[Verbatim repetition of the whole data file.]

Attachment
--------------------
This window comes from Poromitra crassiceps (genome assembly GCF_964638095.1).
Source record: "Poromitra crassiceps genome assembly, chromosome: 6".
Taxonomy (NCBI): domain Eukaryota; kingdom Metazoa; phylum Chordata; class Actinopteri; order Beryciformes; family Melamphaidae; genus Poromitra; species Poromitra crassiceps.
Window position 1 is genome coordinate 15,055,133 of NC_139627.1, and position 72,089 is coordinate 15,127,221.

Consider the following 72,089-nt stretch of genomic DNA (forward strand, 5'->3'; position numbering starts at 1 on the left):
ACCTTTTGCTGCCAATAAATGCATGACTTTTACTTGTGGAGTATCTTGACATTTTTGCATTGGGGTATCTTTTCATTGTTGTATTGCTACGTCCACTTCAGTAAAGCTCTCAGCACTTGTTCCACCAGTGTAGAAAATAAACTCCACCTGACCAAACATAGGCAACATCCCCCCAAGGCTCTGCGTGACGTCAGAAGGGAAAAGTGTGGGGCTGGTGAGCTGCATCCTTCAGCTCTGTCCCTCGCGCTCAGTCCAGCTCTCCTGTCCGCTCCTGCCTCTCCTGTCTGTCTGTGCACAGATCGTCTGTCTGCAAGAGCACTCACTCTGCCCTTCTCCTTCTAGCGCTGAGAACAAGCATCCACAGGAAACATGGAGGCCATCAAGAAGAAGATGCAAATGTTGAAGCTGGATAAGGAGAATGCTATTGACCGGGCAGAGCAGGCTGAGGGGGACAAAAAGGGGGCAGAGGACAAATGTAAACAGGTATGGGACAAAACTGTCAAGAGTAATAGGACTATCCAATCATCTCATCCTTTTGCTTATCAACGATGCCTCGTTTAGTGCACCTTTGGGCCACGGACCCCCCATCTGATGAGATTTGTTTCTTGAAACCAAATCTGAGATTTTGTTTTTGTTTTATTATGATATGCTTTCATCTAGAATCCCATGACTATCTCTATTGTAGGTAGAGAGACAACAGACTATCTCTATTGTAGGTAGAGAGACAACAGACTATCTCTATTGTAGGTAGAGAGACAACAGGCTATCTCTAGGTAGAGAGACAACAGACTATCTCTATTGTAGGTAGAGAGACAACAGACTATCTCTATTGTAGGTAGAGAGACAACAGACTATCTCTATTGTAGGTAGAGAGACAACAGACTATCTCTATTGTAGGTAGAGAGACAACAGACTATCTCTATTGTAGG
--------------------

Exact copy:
This window comes from Poromitra crassiceps (genome assembly GCF_964638095.1).
Source record: "Poromitra crassiceps genome assembly, chromosome: 6".
Taxonomy (NCBI): domain Eukaryota; kingdom Metazoa; phylum Chordata; class Actinopteri; order Beryciformes; family Melamphaidae; genus Poromitra; species Poromitra crassiceps.
Window position 1 is genome coordinate 15,055,133 of NC_139627.1, and position 72,089 is coordinate 15,127,221.

Consider the following 72,089-nt stretch of genomic DNA (forward strand, 5'->3'; position numbering starts at 1 on the left):
ACCTTTTGCTGCCAATAAATGCATGACTTTTACTTGTGGAGTATCTTGACATTTTTGCATTGGGGTATCTTTTCATTGTTGTATTGCTACGTCCACTTCAGTAAAGCTCTCAGCACTTGTTCCACCAGTGTAGAAAATAAACTCCACCTGACCAAACATAGGCAACATCCCCCCAAGGCTCTGCGTGACGTCAGAAGGGAAAAGTGTGGGGCTGGTGAGCTGCATCCTTCAGCTCTGTCCCTCGCGCTCAGTCCAGCTCTCCTGTCCGCTCCTGCCTCTCCTGTCTGTCTGTGCACAGATCGTCTGTCTGCAAGAGCACTCACTCTGCCCTTCTCCTTCTAGCGCTGAGAACAAGCATCCACAGGAAACATGGAGGCCATCAAGAAGAAGATGCAAATGTTGAAGCTGGATAAGGAGAATGCTATTGACCGGGCAGAGCAGGCTGAGGGGGACAAAAAGGGGGCAGAGGACAAATGTAAACAGGTATGGGACAAAACTGTCAAGAGTAATAGGACTATCCAATCATCTCATCCTTTTGCTTATCAACGATGCCTCGTTTAGTGCACCTTTGGGCCACGGACCCCCCATCTGATGAGATTTGTTTCTTGAAACCAAATCTGAGATTTTGTTTTTGTTTTATTATGATATGCTTTCATCTAGAATCCCATGACTATCTCTATTGTAGGTAGAGAGACAACAGACTATCTCTATTGTAGGTAGAGAGACAACAGACTATCTCTATTGTAGGTAGAGAGACAACAGGCTATCTCTAGGTAGAGAGACAACAGACTATCTCTATTGTAGGTAGAGAGACAACAGACTATCTCTATTGTAGGTAGAGAGACAACAGACTATCTCTATTGTAGGTAGAGAGACAACAGACTATCTCTATTGTAGGTAGAGAGACAACAGACTATCTCTATTGTAGG